Along the lateral aspect of the lower face, the jawline will lose definition as the sequence of ageing continues. An uninterrupted mandibular line will no longer be present due to jowling and loss of definition of the gonial angle.14,15
To develop a successful treatment strategy, a consultation and detailed assessment should be carried out. After establishing what the patient’s aesthetic wishes are, a comprehensive facial assessment must take place. Anterior, lateral and dynamic assessment of the lower face should be performed.
For men, we pay particular attention to chin projection, chin line and lateral mandibular projection from the anterior view. The male chin, as discussed, is broader and flat distally. The chin’s width will usually correspond to the width of the mouth. From the same anterior perspective, we evaluate the lateral projection of the mandible, which in the male patient is also broader, and when compared to the mid-face, a vertical line can be drawn from the point of maximum lateral projection of the zygoma to the mandible, giving the male face a squared appearance, responsible for the characteristic chiselled male ideal.7 In a lateral view, we assess the gonial angle, which is sharper in a male patient (<130) and the mandibular line towards the chin, which should be uninterrupted. The pogonium should be within 0.5mm from a vertical line drawn from the nasion (the most anterior point of the frontal-nasal suture) perpendicular to the Frankfurt plane.16 Restoration of mandibular and chin projection is essential when treating age-related changes of the male lower face. In my experience, this is best achieved by layering soft tissue dermal fillers deep in the supra periosteal plane and at the level of the superficial fat.7 Mandibular remodelling can be restored at several points: gonial angle, prejowl sulcus, pogonium, gnathion and menton. Volume loss of the fat pads can be restored at the level of the superficial fat.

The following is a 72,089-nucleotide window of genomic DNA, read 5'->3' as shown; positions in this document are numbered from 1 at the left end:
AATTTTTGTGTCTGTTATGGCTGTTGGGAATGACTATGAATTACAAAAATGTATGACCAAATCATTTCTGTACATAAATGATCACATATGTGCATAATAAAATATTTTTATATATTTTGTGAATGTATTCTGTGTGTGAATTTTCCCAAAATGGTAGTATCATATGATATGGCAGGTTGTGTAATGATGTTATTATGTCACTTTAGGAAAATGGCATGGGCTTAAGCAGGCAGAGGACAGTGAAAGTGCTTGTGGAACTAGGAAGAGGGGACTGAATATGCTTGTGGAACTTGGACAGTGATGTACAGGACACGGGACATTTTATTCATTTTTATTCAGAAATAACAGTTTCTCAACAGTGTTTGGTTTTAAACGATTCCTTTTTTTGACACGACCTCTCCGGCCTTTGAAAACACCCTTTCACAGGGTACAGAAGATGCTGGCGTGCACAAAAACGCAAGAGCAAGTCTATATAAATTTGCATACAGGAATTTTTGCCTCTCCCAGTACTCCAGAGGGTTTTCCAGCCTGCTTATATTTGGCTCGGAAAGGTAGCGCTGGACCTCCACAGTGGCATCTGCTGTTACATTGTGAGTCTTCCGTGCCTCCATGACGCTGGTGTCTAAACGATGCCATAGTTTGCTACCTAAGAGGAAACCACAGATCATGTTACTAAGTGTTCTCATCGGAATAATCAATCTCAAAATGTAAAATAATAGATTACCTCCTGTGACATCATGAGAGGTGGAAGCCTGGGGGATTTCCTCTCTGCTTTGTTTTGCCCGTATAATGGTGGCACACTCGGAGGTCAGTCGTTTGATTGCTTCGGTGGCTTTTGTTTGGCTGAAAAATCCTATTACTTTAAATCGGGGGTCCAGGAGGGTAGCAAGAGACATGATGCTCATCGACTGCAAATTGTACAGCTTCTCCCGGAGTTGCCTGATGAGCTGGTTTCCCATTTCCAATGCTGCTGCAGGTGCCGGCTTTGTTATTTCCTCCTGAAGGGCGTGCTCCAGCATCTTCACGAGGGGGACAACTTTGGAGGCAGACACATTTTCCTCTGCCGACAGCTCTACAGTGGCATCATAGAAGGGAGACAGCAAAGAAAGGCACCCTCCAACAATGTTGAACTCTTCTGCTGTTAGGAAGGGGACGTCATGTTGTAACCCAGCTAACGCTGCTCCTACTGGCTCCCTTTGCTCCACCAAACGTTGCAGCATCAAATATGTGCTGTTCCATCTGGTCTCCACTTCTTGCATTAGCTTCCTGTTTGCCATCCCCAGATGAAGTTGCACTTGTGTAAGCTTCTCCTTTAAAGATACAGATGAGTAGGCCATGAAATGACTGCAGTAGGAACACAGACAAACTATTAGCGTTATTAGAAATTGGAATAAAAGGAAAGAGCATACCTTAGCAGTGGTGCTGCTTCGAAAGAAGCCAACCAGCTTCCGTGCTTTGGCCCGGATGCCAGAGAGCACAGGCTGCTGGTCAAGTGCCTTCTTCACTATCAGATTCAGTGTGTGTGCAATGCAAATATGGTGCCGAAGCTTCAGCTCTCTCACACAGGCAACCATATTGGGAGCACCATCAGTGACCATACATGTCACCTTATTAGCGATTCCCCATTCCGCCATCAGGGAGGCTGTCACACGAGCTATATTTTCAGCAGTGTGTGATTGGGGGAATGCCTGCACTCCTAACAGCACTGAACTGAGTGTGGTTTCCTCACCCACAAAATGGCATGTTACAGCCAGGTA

Jawline projection can be achieved by placing soft tissue dermal fillers at the level of the latero-temporal superficial fat pad. The superficial fat pad planes of the chin can also be used to restore projection and camouflage a melomental fold or jowl. Hypertonic or hypertrophic muscles can be relaxed by using neuromodulators; however, this should be performed after adequate volume restoration with dermal fillers as the position of the lower face musculature can be influenced by loss of volume in the underlying and overlying tissues that occurs during ageing.9,17 When treating male patients, I use the trademarked ‘MascuLook’ concept, which was developed by German-based cosmetic surgeon Dr Sina Djalaei. This approach aims to highlight and restore masculine features. In particular: anterior mid-face projection, lateralise and define the jawline. It also defines and gives anterior projection of the chin and chin line.
Bony and fat volume restoration should be the first step in treating age-related changes in the male face and this can be achieved with soft tissue dermal fillers using a targeted layered approach. The second step is to use neuromodulators to relax hypertonic or hypertrophic muscles, if required. Treatment of the lower third of the face can be challenging and requires in-depth knowledge of facial anatomy. This allows the practitioner to avoid danger zones and perform effective, safe treatments. The chin is a critical component to the perception of facial attractiveness and a defining characteristic of the male patient and therefore reshaping the jawline can provide a significant improvement to facial ageing. An uninterrupted jawline with adequate mandibular and chin projection is a sign of youthfulness and of particular importance when treating age-related changes of the male face.